Ten Simple Ways to Live Evangelistically image

Ten Simple Ways to Live Evangelistically

I take it as read that there is a strong link between the evangelistic level of a church, and the evangelistic level of its leaders. There are all sorts of churches where the leaders talk an awful lot about mission, but because mission - by which, in this context, I mean evangelism - is not embodied in the everyday lives of the leaders, the culture of the church doesn't change much. The fish stinks from the head down, says the Greek proverb, and so it seems. Evangelistic churches, almost without exception, are led by leaders (or teams of leaders) that are evangelistic themselves.

That, for many of us, is a huge challenge. It certainly is for me. I’m a full time church leader, writer and travelling teacher, which means I work with Christians, spend most of my weekends with Christians, have Christians round to my house in the evenings, and am away a lot teaching, you’ve guessed it, Christians. So if I’m not careful - and this has happened to me regularly - I can look at my life and realise that (outside of church meetings) I haven’t had a non-trivial conversation with someone who doesn’t follow Jesus for a month, let alone talked about the gospel with them. The temptation to rationalise this, particularly when your public ministry involves preaching the gospel frequently to lots of people, is acute. But the Holy Spirit continually pokes me on it, through a combination of fellow leaders, encouraging examples, challenging resources and confrontational friends.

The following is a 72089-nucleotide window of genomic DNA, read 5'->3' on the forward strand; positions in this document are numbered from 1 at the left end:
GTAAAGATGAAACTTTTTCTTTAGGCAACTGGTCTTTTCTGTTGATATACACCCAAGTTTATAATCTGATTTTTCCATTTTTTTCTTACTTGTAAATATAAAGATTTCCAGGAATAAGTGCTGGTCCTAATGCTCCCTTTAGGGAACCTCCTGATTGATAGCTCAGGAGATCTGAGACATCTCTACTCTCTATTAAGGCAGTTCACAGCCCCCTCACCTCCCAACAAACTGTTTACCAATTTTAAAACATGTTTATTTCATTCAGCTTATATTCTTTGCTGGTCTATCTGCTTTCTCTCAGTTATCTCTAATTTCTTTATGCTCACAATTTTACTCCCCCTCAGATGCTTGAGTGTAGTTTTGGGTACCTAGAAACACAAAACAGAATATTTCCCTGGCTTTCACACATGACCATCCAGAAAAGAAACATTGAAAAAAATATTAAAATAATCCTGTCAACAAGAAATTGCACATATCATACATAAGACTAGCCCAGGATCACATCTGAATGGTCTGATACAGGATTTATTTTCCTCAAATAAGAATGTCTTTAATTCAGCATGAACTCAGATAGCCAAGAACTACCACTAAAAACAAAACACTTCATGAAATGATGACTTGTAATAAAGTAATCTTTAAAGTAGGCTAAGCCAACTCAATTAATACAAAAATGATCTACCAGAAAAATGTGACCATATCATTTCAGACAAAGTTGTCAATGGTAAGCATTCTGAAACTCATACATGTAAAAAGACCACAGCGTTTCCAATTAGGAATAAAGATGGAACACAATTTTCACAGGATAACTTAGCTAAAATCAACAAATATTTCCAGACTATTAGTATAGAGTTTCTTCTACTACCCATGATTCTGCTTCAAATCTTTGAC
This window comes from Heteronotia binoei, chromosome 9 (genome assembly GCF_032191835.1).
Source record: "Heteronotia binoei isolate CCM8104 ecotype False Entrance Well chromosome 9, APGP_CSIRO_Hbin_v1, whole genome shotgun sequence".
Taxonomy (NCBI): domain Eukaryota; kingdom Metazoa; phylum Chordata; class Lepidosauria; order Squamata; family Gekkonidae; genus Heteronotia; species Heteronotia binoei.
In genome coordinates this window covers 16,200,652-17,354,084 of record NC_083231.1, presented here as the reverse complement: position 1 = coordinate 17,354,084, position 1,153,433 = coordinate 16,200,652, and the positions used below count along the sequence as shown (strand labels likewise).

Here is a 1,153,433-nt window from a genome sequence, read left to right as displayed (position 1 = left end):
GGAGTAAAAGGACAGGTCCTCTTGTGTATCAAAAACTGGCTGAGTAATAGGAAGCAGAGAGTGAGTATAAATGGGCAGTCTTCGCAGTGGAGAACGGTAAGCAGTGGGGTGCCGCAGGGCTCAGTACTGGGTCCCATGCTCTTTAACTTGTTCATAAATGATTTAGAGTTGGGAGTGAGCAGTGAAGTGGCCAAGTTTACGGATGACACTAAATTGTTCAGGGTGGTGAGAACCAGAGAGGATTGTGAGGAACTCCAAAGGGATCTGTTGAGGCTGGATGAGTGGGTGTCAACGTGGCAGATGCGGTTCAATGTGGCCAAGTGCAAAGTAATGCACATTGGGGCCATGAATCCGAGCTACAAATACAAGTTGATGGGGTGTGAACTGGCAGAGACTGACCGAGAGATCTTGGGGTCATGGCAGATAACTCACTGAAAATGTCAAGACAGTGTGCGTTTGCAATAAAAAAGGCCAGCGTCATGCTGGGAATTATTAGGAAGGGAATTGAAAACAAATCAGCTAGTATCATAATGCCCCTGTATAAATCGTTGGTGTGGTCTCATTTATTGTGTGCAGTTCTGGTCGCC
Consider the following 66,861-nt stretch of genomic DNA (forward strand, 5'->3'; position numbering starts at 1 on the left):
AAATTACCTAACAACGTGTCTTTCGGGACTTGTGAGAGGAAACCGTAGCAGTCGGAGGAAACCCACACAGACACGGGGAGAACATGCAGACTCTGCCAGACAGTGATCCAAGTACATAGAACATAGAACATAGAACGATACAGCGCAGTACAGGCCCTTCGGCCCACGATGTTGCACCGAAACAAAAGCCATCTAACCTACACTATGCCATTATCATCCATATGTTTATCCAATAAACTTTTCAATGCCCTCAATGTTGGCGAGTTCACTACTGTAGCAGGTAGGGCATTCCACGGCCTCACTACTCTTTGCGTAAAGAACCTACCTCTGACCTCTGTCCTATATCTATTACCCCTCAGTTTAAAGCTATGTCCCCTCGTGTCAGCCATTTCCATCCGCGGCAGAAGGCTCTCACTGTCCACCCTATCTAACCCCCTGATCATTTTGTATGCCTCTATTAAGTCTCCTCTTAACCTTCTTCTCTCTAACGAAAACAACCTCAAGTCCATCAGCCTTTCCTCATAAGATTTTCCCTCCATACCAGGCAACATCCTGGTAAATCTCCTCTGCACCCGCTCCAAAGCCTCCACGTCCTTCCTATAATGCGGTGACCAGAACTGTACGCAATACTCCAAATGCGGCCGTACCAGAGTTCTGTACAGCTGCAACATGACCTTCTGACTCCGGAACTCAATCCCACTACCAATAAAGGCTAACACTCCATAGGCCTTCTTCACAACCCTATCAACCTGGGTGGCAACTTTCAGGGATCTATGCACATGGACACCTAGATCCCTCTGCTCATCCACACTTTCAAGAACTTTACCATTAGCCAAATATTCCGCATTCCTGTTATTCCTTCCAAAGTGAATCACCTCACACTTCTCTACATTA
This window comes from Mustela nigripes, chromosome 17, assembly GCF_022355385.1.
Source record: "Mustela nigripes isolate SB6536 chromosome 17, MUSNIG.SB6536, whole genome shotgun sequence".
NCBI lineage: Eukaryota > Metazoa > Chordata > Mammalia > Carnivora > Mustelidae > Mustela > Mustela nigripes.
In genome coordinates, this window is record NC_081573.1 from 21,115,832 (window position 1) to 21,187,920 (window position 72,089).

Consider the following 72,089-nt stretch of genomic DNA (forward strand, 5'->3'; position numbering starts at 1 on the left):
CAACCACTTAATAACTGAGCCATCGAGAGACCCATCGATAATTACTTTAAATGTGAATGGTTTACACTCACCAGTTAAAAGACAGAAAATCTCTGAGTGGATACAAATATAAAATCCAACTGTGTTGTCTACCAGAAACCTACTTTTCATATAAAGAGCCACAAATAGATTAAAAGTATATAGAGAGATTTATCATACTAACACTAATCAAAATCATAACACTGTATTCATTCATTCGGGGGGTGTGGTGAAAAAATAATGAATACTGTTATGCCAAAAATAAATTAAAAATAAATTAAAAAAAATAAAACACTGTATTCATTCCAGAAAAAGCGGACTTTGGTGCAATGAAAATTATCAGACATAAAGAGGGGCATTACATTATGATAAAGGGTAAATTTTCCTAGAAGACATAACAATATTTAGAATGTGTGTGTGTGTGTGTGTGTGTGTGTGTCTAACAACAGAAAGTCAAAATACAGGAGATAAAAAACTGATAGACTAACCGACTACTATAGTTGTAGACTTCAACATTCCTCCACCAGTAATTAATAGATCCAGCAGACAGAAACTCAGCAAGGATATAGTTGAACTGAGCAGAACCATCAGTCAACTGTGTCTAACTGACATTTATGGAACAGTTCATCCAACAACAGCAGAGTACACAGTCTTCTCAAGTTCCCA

The most recent was Tim Chester’s very simple list of six things to make life more missional. Here they are, followed by a few comments.

1. Eat with other people. We all eat three meals a day. That’s 21 opportunities for church and mission each week without adding anything new to your schedule. And meals are a powerful expression of welcome and community.